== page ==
Environmental policy cannot be seen in just black and white, but instead contains many shades of gray. Environmental battles—even the most heated—are essentially conflicts among those with fundamentally different values, and how problems are framed in politics plays a central role in shaping how these values are translated into policies. Judith Layzer explores these two main themes in environmental policy making in the anticipated third edition of The Environmental Case.
Scholars, scientists, and policymakers have hailed ecosystem-based management (EBM) as a remedy for the perceived shortcomings of the centralized, top-down, expert-driven environmental regulatory framework established in the United States in the late 1960s and early 1970s. EBM entails collaborative, landscape-scale planning and flexible, adaptive implementation. But although scholars have analyzed aspects of EBM for more than a decade, until now there has been no systematic empirical study of the overall approach.
Since the 1970s, conservative activists have invoked free markets and distrust of the federal government as part of a concerted effort to roll back environmental regulations. They have promoted a powerful antiregulatory storyline to counter environmentalists’ scenario of a fragile earth in need of protection, mobilized grassroots opposition, and mounted creative legal challenges to environmental laws. But what has been the impact of all this activity on policy?
A Planetizen Top Ten Book of 2012
Almost fifty years ago, America's industrial cities—Detroit, Philadelphia, Cleveland, Baltimore, and others—began shedding people and jobs. Today they are littered with tens of thousands of abandoned houses, shuttered factories, and vacant lots. With population and housing losses continuing since the 2007 financial crisis, the future of neighborhoods in these places is precarious. How we will rebuild shrinking cities and what urban design vision will guide their future remain contentious and unknown.
The emergence of transnational social movements as major actors in international politics - as witnessed in Seattle in 1999 and elsewhere - has sent shockwaves through the international system. Many questions have arisen about the legitimacy, coherence and efficiency of the international order in the light of the challenges posed by social movements. This book offers a fundamental critique of twentieth-century international law from the perspective of Third World social movements.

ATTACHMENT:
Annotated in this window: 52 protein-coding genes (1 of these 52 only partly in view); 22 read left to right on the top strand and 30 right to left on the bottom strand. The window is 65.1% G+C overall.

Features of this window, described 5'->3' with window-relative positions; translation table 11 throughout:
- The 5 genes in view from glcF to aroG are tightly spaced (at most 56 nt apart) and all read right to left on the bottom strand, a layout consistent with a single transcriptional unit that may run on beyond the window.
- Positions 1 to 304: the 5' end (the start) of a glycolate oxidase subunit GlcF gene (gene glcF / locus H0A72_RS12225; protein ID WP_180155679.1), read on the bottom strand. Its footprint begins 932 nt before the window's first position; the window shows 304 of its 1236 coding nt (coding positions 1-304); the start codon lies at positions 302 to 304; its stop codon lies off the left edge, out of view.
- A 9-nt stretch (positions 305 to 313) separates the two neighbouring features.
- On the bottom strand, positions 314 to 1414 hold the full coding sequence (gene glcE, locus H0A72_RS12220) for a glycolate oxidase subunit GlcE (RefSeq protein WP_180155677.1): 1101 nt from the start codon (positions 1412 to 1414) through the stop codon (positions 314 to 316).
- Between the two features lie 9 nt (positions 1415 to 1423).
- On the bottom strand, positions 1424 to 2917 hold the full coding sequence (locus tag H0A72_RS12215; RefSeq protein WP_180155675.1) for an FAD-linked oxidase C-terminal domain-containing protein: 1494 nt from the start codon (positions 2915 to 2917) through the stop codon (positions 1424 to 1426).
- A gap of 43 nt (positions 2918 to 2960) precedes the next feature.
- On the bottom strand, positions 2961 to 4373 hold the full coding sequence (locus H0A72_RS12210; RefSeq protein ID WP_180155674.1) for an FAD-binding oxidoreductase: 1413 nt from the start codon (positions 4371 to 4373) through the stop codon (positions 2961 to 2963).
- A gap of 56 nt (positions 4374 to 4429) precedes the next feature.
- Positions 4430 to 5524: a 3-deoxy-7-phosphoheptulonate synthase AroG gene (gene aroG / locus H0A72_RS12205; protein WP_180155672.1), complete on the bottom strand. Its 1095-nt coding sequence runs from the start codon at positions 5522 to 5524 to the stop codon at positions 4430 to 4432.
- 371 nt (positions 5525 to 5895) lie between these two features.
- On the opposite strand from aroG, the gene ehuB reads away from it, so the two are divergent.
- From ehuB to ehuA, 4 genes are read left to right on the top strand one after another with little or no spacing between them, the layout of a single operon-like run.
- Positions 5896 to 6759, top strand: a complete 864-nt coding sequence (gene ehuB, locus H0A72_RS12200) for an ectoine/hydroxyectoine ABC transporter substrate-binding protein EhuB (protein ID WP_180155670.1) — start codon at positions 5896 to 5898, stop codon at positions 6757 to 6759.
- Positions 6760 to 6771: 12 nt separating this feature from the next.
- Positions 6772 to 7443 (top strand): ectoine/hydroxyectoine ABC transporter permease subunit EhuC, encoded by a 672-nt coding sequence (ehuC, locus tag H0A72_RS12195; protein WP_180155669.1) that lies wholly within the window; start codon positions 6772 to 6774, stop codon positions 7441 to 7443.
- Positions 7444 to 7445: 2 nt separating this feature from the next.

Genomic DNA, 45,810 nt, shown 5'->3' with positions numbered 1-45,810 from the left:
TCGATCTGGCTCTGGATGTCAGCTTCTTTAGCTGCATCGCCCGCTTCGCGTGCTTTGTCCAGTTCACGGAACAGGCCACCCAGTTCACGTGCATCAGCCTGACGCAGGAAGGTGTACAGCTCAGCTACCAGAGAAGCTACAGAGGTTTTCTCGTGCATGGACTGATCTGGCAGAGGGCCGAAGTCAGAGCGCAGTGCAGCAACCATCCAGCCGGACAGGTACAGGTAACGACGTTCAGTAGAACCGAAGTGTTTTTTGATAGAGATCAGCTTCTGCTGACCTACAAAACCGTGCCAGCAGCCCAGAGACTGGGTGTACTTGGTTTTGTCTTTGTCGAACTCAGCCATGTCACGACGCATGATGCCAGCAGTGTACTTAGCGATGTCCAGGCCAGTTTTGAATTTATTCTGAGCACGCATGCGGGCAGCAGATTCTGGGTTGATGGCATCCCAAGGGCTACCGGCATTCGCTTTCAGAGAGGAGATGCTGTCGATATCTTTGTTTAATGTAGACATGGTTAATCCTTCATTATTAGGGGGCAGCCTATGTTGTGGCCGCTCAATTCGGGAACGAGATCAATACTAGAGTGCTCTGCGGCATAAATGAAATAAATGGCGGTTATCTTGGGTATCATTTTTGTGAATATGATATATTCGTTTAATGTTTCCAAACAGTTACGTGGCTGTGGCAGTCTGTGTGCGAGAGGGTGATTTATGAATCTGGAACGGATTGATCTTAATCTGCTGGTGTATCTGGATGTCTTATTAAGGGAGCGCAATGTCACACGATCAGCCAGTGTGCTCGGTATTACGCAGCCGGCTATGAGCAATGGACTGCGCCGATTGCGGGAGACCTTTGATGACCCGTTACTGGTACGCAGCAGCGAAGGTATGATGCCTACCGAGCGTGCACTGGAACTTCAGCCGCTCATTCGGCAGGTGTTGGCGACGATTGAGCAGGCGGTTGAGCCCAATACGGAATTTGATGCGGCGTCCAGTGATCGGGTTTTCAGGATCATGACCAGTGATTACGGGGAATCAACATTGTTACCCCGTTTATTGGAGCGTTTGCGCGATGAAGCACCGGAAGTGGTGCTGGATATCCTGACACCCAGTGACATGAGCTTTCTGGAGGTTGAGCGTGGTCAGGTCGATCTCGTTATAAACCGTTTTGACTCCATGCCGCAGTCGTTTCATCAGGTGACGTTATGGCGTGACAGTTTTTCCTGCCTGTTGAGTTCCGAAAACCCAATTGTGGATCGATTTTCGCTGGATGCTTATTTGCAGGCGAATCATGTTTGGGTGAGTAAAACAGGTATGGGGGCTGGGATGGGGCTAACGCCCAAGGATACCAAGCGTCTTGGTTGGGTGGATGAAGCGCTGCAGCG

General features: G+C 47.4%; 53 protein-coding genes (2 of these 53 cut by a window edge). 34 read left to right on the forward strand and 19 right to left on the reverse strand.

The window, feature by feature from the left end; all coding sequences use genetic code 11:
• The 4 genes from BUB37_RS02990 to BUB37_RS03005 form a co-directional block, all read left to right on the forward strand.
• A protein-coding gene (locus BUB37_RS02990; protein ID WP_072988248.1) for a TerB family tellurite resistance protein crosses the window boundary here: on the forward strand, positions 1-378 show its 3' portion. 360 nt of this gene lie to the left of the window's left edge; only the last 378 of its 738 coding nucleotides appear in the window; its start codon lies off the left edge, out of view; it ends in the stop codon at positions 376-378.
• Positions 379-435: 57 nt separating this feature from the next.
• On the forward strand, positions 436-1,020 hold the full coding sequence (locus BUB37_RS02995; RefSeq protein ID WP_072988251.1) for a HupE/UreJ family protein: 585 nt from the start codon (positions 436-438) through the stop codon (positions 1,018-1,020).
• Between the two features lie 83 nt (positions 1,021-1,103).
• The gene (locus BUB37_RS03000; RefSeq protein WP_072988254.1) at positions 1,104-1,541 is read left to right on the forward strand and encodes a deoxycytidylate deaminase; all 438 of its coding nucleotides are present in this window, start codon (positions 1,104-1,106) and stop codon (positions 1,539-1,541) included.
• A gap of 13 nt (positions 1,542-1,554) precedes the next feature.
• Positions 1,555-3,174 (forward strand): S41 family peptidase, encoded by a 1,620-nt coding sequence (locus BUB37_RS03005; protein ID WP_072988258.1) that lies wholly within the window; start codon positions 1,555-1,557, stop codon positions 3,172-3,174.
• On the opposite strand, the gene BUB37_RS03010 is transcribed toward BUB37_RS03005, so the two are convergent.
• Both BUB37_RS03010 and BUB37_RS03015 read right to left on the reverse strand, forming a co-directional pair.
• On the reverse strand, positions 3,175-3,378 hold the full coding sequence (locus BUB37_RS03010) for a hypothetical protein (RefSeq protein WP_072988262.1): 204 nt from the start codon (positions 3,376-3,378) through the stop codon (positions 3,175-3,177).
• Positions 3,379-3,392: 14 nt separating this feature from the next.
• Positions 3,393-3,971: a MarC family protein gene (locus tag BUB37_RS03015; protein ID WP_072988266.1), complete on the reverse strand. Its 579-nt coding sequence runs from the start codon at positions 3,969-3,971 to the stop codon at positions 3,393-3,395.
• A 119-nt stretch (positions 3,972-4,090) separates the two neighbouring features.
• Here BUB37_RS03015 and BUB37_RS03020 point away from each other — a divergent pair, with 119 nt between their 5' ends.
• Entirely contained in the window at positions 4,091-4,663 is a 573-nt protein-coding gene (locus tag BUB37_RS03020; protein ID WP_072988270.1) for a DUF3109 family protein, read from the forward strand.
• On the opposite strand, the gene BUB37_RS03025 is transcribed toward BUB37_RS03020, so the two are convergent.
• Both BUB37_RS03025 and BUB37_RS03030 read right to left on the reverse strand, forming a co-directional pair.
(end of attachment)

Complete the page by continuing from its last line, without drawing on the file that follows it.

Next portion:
Complexity, division, mistrust, and "process paralysis" can thwart leaders and others when they tackle local challenges. In Democracy as Problem Solving, Xavier de Souza Briggs shows how civic capacity—the capacity to create and sustain smart collective action—can be developed and used. In an era of sharp debate over the conditions under which democracy can develop while broadening participation and building community, Briggs argues that understanding and building civic capacity is crucial for strengthening governance and changing the state of the world in the process.
Moving to Opportunity tackles one of America's most enduring dilemmas: the great, unresolved question of how to overcome persistent ghetto poverty. Launched in 1994, the MTO program took a largely untested approach: helping families move from high-poverty, inner-city public housing to low-poverty neighborhoods, some in the suburbs.
Economic Development Finance is a comprehensive and in-depth presentation of private, public, and community financial institutions, policies and methods for financing local and regional economic development projects. The treatment of policies and program models emphasizes their applications and impact, key design and management issues, and best practices.
J. Phillip Thompson III, an insider in the Dinkins administration, provides the first in-depth look at how the black mayors of America's major cities achieve social change. Black constituents naturally look to black mayors to effect great change for the poor, but the reality of the situation is complicated. Thompson argues that African-American mayors, legislators, and political activists need to more effectively challenge opinions and public policies supported by the white public and encourage greater political inclusion and open political discourse within black communities.